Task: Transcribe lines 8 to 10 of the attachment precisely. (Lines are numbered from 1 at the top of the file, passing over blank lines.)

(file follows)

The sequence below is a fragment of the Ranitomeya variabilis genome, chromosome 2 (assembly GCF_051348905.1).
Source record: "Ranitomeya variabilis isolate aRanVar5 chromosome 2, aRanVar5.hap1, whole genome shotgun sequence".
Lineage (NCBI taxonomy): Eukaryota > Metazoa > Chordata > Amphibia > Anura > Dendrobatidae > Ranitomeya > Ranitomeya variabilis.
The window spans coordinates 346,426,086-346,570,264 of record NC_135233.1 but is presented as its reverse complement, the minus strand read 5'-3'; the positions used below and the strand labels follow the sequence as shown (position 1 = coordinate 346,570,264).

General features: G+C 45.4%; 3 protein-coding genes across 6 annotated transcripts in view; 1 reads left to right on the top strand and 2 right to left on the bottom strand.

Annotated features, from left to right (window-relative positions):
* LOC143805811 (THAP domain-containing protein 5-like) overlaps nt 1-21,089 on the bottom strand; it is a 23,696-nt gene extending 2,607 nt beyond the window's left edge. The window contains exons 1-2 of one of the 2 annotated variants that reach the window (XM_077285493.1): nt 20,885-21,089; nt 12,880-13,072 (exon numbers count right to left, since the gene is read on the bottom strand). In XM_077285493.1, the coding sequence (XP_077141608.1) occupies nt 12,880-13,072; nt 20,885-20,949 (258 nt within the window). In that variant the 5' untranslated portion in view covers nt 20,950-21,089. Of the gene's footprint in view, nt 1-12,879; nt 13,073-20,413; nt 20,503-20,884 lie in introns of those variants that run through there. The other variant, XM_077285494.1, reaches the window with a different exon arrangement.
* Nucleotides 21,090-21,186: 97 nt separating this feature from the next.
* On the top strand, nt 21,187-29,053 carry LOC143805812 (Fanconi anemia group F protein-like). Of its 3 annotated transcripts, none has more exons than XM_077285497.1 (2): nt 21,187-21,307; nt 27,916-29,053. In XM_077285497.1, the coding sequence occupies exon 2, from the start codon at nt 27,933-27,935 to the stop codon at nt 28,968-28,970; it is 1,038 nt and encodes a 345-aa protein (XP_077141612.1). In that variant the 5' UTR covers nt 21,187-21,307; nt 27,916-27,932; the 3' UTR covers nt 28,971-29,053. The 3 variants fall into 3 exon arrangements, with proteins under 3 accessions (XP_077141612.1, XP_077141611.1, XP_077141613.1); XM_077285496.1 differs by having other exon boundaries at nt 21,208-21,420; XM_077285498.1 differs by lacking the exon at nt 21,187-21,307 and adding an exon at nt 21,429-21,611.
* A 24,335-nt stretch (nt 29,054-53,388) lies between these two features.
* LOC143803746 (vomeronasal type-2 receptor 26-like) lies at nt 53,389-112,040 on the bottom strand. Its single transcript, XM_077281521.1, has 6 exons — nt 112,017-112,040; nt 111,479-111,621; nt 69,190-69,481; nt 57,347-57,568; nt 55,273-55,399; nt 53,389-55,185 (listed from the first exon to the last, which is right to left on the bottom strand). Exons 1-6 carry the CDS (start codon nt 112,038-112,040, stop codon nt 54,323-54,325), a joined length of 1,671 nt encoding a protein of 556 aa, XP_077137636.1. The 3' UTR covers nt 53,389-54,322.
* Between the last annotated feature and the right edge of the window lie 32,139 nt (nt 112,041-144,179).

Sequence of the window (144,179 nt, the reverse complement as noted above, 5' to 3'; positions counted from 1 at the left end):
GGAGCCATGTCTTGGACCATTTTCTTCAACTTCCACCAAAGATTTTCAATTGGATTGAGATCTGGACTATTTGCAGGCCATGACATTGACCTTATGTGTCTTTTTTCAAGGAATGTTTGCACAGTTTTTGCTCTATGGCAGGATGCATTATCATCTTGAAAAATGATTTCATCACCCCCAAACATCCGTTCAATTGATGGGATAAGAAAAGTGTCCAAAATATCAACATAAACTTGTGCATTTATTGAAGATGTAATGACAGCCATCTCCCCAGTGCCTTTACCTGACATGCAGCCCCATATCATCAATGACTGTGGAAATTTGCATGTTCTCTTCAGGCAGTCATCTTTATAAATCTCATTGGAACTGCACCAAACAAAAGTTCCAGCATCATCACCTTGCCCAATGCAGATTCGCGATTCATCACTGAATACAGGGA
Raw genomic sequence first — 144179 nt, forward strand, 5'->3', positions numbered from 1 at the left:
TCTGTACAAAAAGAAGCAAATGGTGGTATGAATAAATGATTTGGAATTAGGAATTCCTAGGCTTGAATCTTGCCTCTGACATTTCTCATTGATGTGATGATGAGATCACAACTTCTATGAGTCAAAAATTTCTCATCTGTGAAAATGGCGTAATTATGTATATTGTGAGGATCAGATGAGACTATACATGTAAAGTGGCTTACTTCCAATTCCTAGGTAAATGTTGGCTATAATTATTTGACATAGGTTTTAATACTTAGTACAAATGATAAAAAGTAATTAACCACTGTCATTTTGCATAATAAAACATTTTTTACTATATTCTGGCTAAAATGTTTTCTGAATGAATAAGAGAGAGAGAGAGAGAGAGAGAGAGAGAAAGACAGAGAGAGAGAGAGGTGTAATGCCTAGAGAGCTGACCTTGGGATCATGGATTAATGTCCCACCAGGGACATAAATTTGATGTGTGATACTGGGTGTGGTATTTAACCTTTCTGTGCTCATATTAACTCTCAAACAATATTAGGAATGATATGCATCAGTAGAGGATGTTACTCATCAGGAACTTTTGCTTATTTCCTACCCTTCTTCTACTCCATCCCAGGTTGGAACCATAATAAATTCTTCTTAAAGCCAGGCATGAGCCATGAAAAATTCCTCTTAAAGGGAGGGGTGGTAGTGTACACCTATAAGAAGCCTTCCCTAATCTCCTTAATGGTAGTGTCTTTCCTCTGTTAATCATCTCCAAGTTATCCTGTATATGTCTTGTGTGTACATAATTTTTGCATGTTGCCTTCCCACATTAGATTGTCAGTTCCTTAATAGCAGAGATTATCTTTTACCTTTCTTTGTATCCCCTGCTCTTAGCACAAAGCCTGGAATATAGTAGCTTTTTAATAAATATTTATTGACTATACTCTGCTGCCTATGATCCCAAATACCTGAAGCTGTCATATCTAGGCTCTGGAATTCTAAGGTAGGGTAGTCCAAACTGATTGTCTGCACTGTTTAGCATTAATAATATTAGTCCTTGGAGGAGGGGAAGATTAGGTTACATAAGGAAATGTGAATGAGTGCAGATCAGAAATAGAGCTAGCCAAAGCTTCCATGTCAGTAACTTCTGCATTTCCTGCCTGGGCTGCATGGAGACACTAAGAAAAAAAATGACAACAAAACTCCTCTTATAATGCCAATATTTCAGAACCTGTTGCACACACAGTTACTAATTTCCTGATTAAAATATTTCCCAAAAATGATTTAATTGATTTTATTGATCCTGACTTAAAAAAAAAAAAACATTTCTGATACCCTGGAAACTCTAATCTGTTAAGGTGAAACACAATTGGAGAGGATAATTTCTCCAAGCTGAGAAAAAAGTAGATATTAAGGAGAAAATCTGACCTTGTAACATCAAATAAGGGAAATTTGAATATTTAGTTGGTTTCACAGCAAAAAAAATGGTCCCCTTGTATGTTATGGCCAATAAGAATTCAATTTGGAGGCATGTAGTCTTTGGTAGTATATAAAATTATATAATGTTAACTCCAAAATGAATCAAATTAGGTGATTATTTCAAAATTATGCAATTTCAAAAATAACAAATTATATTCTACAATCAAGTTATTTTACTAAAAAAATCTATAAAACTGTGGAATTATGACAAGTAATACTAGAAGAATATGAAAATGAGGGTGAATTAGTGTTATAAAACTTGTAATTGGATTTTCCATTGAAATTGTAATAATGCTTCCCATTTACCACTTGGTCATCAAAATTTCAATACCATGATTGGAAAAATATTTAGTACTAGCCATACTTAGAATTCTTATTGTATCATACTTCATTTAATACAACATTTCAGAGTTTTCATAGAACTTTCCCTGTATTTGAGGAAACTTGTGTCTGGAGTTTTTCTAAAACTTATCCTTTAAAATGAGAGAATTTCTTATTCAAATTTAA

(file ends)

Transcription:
* Nucleotides 21,090-21,186: 97 nt separating this feature from the next.
* On the top strand, nt 21,187-29,053 carry LOC143805812 (Fanconi anemia group F protein-like). Of its 3 annotated transcripts, none has more exons than XM_077285497.1 (2): nt 21,187-21,307; nt 27,916-29,053. In XM_077285497.1, the coding sequence occupies exon 2, from the start codon at nt 27,933-27,935 to the stop codon at nt 28,968-28,970; it is 1,038 nt and encodes a 345-aa protein (XP_077141612.1). In that variant the 5' UTR covers nt 21,187-21,307; nt 27,916-27,932; the 3' UTR covers nt 28,971-29,053. The 3 variants fall into 3 exon arrangements, with proteins under 3 accessions (XP_077141612.1, XP_077141611.1, XP_077141613.1); XM_077285496.1 differs by having other exon boundaries at nt 21,208-21,420; XM_077285498.1 differs by lacking the exon at nt 21,187-21,307 and adding an exon at nt 21,429-21,611.
* A 24,335-nt stretch (nt 29,054-53,388) lies between these two features.